Submitted to: Food Microbiology
Publication Type: Peer Reviewed Journal
Publication Acceptance Date: April 8, 2005
Publication Date: October 1, 2005
Citation: Ukuku, D.O., Cooke, P.H. 2005. Effect of sanitizing treatments on cantaloupe surface structure, removal of bacteria and re-contamination with salmonella. Food Microbiology. 23:289-293. Interpretive Summary: The surface of cantaloupe rind is rough which may favor microbial attachment, and hinder any detachment protocol. Therefore any bacteria capable of causing human illness on cantaloupe surfaces can be transferred to fresh-cut pieces during cutting. In this study, we examined cantaloupe surfaces inoculated with Escherichia coli for possible areas of bacterial attachment and investigated the effect of chlorine, hydrogen peroxide and hot water treatments on the surface structures of whole cantaloupes using scanning electron microscopy (SEM). Also, we investigated whether prior decontamination of melons by sanitizer treatment affects vulnerability to recontamination by Salmonella. The SEM showed the majority of bacteria on cantaloupe surfaces were mostly attached at the netting more than the cuticle. Also, the SEM showed that hot water treatments slightly altered the surface structure of the cantaloupe netting, and reduced the microbial populations at this site better than treatment with chlorine or H2O2. The populations of Salmonella recovered from hot water treated cantaloupe surfaces exposed to Salmonella were higher than chlorine or hydrogen peroxide treated cantaloupes. The results of this study suggest that sanitized cantaloupe surface, containing smaller microbial populations, is susceptible to recontamination if exposed to a human bacterial pathogen. This finding will help the produce industry or fresh-cut processors in deciding how to handle sanitized cantaloupes to prevent re-contamination that could lead to foodborne illness episodes.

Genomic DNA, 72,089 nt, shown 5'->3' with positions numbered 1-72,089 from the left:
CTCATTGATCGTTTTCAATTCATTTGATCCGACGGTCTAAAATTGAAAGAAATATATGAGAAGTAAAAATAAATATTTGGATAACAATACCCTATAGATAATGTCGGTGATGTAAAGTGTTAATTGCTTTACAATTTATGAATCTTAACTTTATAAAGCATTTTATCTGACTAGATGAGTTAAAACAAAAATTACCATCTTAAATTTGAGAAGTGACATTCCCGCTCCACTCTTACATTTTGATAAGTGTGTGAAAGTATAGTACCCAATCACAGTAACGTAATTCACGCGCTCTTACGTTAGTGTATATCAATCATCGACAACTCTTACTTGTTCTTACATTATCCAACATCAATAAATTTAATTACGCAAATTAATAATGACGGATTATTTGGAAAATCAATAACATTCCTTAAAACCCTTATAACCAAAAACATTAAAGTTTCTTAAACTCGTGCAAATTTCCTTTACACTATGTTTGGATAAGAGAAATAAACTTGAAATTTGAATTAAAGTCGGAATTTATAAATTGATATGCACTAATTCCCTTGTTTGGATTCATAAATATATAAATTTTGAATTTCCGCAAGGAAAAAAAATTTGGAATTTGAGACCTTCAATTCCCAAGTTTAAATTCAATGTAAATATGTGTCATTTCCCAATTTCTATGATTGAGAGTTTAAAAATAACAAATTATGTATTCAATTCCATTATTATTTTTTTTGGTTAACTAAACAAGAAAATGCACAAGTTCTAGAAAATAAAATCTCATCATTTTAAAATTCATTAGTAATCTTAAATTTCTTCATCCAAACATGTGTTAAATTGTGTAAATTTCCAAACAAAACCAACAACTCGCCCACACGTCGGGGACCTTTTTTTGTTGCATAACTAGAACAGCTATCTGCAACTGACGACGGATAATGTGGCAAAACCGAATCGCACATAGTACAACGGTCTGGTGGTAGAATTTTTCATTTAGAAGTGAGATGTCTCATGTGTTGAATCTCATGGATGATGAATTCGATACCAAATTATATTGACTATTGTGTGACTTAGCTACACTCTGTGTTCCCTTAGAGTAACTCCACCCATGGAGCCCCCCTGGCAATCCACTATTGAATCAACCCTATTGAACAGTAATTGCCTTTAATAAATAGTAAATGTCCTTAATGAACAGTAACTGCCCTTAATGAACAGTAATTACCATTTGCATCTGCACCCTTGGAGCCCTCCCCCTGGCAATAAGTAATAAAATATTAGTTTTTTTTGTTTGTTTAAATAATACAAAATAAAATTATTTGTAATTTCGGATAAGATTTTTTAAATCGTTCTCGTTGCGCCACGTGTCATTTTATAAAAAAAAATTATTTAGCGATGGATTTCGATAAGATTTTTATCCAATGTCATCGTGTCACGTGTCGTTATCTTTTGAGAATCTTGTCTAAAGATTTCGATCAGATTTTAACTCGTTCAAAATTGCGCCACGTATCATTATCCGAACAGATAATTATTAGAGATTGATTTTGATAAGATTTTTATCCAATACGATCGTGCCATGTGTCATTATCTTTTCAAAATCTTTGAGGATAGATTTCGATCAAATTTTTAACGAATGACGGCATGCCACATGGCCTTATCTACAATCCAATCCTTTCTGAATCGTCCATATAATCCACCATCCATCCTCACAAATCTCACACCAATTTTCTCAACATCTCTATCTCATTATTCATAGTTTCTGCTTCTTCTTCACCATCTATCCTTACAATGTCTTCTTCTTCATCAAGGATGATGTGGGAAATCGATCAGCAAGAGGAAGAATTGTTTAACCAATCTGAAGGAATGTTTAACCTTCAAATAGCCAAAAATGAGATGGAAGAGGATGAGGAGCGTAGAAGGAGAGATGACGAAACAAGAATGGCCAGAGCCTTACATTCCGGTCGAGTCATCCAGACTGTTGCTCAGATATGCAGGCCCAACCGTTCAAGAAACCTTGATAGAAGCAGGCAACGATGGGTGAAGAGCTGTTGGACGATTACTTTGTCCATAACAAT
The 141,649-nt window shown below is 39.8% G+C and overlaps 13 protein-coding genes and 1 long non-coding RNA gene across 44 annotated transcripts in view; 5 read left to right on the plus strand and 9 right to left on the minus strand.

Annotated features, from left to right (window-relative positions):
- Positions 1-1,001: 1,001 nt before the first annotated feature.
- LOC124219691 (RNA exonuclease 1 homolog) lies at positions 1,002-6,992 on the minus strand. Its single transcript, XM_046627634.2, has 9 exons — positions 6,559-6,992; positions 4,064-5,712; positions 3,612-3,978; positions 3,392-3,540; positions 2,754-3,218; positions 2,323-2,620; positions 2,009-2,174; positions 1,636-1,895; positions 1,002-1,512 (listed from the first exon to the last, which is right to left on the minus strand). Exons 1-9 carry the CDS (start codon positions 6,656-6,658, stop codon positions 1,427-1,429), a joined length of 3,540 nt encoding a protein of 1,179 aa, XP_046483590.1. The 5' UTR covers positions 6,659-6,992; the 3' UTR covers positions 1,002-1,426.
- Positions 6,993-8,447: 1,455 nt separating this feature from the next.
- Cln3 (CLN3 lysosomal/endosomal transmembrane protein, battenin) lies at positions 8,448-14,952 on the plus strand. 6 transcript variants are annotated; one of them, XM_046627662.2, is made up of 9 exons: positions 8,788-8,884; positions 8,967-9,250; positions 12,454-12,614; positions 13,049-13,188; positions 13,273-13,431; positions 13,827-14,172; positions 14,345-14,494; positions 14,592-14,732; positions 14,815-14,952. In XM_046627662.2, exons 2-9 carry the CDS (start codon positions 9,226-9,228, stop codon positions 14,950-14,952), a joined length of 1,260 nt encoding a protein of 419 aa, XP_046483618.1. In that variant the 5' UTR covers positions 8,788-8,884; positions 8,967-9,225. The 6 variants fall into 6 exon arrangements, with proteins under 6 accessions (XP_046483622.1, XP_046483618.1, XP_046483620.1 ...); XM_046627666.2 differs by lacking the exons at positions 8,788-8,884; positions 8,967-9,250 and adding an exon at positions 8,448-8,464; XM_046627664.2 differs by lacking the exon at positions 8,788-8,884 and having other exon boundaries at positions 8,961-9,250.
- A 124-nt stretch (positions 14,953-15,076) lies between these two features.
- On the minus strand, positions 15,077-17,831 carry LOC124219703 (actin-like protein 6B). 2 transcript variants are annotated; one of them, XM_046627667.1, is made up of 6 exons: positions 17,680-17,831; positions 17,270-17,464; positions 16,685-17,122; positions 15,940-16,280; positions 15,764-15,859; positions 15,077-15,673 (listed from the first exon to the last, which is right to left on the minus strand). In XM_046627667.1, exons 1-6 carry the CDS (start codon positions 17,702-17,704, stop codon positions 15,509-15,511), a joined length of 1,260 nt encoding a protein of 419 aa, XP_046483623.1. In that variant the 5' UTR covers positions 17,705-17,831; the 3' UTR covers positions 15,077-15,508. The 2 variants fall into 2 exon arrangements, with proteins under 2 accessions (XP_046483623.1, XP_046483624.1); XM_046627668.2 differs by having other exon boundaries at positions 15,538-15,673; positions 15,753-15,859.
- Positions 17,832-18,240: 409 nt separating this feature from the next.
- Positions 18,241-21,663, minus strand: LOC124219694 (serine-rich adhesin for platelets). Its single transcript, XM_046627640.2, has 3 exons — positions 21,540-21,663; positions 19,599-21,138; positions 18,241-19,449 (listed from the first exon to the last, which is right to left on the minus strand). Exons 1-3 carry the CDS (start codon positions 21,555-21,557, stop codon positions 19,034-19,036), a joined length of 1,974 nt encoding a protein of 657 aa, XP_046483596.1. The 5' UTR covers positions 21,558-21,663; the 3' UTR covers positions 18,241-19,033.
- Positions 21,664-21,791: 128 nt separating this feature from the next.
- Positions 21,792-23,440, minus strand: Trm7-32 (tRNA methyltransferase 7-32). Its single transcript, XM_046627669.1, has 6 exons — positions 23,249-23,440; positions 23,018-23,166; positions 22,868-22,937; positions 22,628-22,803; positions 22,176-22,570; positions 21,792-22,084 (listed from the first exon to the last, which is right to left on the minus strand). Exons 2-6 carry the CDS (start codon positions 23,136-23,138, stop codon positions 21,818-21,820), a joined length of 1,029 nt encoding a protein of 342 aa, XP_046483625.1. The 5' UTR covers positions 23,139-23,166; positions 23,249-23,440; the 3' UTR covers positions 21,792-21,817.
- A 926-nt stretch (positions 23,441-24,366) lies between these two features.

Technical Abstract: The surface of cantaloupe is comprised of a meshwork of tissue commonly referred to as the 'net' which gives the surface an inherent roughness that may favor microbial attachment and hinder detachment. Research was undertaken to examine surfaces of cantaloupe for possible areas of microbial attachment, to determine the effects of sanitizer and hot water treatments on cantaloupe surfaces and attached microbial populations, and to determine whether prior decontamination of melons by sanitizer treatment affects vulnerability to recontamination by Salmonella. Cantaloupes were submerged in 108 CFU/ml E. coli ATCC 25922 for 10 min, held at 5°C for 24 h, and then sanitized with 1000 ppm chlorine or 5% hydrogen peroxide solution for 2 min, or hot water (96°C) for 2 min. Cantaloupe surfaces were examined using scanning electron microscopy (SEM), both before and after inoculation and treatments with sanitizers or hot water. Observation by SEM of cantaloupe rind from inoculated melons showed the presence of attached bacteria on the cuticular surface with a higher microbial population within the netting. Hot water and chlorine treatments reduced the microbial populations at the cuticular surface and the microstructure of the netting as revealed by SEM. Similarly, plate counts revealed a 4.9 log reduction of total microbial populations on cantaloupe surfaces treated with hot water and approximately 2.6 log for melons treated with H2O2. Treatment with H2O2 was not as effective as hot water or chlorine, and the populations of native microflora and inoculated E. coli 29522 were not significantly (p>0.05) reduced. Uninoculated cantaloupes were sanitized and then inoculated with Salmonella. Higher populations of Salmonella were recovered from sanitized cantaloupes than from the untreated controls; recovery was greater from hot water treated melons than from cantaloupes treated with chlorine or hydrogen peroxide. Salmonella populations on sanitized cantaloupes appear to be inversely related to the population of surviving native microflora. The results of this study clearly show that bacteria preferably attach at the microstructure of the net. Sanitized cantaloupes are susceptible to recontamination if exposed to a human bacterial pathogen during subsequent handling.